And thus a homer-less version of Aaron probably would have had a harder time making contact at all.  And he certainly would have had many fewer walks.  But yet, with the amazing wrists he had…pitchers were afraid of him.

It is funny how the Lucas critique went from one of the most underrated ideas in economics (pre-Lucas), to one of the most overrated ideas (1980s-early 1990s), and now it is back as one of the most underrated ideas again.  If we vary one policy or one element of a calculation or algorithm, other individuals will respond strategically.

Addendum: Scott Sumner adds comment.

Here is the new paper (pdf):

This article shows that official statistics substantially underestimate the net foreign asset positions of rich countries because they fail to capture most of the assets held by households in offshore tax havens. Drawing on a unique Swiss data set and exploiting systematic anomalies in countries’ portfolio investment positions, I find that around 8% of the global financial wealth of households is held in tax havens, three-quarters of which goes unrecorded. On the basis of plausible assumptions, accounting for unrecorded assets turns the eurozone, officially the world’s second largest net debtor, into a net creditor. It also reduces the U.S. net debt significantly. The results shed new light on global imbalances and challenge the widespread view that after a decade of poor-to-rich capital flows, external assets are now in poor countries and debts in rich countries. I provide concrete proposals to improve international statistics.
The original pointer was from Paul Krugman.  Yesterday I was at an IMF forum with Jeff Sachs and he too was placing great stress on this issue.

I enjoyed this book, and I recommend that you get it for your kid.  Here is one bit of many:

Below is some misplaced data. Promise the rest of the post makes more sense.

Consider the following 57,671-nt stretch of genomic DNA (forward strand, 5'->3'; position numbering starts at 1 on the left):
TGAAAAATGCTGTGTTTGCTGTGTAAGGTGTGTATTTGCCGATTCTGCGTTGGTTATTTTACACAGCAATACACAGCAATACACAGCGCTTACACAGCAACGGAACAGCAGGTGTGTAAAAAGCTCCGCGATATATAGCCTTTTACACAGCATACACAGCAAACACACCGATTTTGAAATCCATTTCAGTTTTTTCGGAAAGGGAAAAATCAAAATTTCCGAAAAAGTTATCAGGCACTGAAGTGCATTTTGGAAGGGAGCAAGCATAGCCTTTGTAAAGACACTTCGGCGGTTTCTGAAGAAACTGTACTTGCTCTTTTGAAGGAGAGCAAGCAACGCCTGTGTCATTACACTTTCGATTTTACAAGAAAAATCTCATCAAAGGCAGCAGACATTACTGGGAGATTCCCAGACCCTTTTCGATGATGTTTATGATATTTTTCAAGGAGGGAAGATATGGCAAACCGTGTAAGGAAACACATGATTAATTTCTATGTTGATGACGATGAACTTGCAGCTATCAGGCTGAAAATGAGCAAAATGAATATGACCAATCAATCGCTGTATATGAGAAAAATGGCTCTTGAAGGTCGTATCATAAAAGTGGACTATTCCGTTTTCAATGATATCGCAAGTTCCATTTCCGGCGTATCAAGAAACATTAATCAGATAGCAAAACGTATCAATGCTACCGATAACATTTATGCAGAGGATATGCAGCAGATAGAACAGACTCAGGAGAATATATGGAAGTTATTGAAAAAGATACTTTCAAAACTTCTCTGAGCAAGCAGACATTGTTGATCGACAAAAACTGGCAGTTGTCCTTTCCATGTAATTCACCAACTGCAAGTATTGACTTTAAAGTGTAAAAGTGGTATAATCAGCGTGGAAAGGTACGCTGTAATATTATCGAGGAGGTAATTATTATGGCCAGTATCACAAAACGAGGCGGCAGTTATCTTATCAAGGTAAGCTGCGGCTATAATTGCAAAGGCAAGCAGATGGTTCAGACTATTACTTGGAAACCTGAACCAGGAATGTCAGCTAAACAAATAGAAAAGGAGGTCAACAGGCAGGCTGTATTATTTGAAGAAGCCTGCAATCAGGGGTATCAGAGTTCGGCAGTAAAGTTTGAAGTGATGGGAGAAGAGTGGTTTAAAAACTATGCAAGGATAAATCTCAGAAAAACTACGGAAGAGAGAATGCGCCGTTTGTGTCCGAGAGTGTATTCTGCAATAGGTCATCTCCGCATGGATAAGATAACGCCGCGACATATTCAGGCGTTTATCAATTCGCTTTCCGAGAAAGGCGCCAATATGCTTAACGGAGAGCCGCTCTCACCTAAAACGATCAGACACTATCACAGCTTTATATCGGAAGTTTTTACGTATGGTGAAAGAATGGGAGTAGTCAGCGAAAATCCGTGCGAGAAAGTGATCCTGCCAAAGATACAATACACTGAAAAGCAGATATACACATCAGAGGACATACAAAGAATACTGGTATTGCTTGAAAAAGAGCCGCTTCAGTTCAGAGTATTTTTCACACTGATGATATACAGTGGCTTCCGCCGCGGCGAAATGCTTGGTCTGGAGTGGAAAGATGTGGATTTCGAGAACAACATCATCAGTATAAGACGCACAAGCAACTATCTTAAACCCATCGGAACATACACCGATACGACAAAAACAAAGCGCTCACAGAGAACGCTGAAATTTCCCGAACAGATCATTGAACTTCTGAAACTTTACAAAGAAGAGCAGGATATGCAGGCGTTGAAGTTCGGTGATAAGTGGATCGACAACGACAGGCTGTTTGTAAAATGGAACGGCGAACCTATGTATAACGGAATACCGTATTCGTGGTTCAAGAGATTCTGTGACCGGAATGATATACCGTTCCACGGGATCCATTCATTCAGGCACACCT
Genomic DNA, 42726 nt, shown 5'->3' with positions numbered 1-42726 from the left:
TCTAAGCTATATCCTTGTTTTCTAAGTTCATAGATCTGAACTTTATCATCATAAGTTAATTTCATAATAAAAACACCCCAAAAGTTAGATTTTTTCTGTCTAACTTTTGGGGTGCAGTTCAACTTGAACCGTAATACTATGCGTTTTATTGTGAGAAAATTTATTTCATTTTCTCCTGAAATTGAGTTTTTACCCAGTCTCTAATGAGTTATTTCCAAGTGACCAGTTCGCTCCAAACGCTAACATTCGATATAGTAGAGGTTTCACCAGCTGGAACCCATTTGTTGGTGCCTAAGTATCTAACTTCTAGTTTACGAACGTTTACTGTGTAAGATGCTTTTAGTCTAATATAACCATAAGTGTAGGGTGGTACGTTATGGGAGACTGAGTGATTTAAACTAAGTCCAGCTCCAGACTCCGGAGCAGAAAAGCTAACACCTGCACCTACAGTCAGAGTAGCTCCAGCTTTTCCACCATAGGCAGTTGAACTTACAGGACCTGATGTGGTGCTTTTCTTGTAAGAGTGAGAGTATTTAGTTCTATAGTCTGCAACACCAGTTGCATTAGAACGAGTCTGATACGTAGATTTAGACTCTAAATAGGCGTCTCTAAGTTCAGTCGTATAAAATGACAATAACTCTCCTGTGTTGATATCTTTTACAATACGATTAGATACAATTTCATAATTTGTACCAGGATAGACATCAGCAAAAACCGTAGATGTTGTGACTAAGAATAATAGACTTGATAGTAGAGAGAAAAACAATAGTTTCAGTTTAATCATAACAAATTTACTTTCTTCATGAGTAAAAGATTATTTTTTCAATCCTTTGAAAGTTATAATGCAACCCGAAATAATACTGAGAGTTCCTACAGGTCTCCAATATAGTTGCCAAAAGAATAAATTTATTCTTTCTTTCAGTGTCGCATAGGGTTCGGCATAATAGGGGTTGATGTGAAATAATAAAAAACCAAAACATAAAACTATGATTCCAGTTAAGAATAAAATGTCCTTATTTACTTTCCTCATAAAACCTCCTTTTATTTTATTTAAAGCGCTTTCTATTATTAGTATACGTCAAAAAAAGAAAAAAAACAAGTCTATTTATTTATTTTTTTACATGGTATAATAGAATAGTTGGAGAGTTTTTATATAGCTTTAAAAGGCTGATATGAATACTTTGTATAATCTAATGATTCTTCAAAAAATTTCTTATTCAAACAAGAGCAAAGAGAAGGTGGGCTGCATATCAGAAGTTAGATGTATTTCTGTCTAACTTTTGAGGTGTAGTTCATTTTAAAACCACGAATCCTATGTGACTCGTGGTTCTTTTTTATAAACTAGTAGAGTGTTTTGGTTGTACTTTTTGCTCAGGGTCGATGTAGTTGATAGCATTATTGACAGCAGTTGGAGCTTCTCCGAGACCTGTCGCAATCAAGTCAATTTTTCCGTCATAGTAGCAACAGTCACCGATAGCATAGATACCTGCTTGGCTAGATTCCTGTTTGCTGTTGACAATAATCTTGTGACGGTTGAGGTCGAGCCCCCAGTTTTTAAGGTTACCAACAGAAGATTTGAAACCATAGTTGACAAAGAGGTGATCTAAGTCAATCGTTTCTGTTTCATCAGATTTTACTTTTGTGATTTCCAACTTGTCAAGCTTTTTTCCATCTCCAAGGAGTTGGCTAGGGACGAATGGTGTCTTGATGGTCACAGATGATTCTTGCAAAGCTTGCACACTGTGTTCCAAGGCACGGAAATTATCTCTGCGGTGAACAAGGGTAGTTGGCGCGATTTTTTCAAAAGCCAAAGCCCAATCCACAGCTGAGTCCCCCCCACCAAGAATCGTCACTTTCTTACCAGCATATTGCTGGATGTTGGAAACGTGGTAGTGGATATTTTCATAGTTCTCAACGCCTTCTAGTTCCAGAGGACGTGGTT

Good help is hard to find.  Really hard to find.  Sure, there are lots of people with the right degrees and résumés, but the kind of employee we yearn for sticks out almost immediately.

You can buy the book here.

Assorted links

by on April 11, 2014 at 12:50 pm in Uncategorized | Permalink

1. How Germans romanticize Russia.

2. What we are learning about Medicare expenditures on pharmaceuticals.

3. What happened to Tom Lehrer?

4. The email culture that is France.

5. Markets in everything, Ayn Rand musical edition.

Mexico City Recommendations

by on April 11, 2014 at 11:41 am in Food and Drink, Travel | Permalink

I will be in Mexico City next week (con la familia). Recommendations and suggestions welcome!

Breaking Bones

by on April 11, 2014 at 10:43 am in Economics | Permalink

It’s sometimes said that conservative economists are heartless bastards who don’t understand the evil of unemployment or what it’s like to live on a low income. Edward Lambert from the left-of-center Angry Bear proves that to get what they want some on the left can be equally heartless.

I would love to support continued aggressive policy to bring the economy back to full employment, but the social cost of inequality is sickening. And if stopping this disease means putting the economy back into a recession, then so be it…It is like re-breaking a bone to set it straight. If the re-breaking of a bone is not done, the bone won’t work correctly in the future. It is proper medicine.

…Current day economists seem squeamish…
Hat tip: Scott Sumner.

Should we regulate Bitcoin?

by on April 11, 2014 at 9:16 am in Economics, Law, Web/Tech | Permalink

There is a new paper by Jerry Brito, Houman Shadab, and Andrea Castillo, the abstract is here: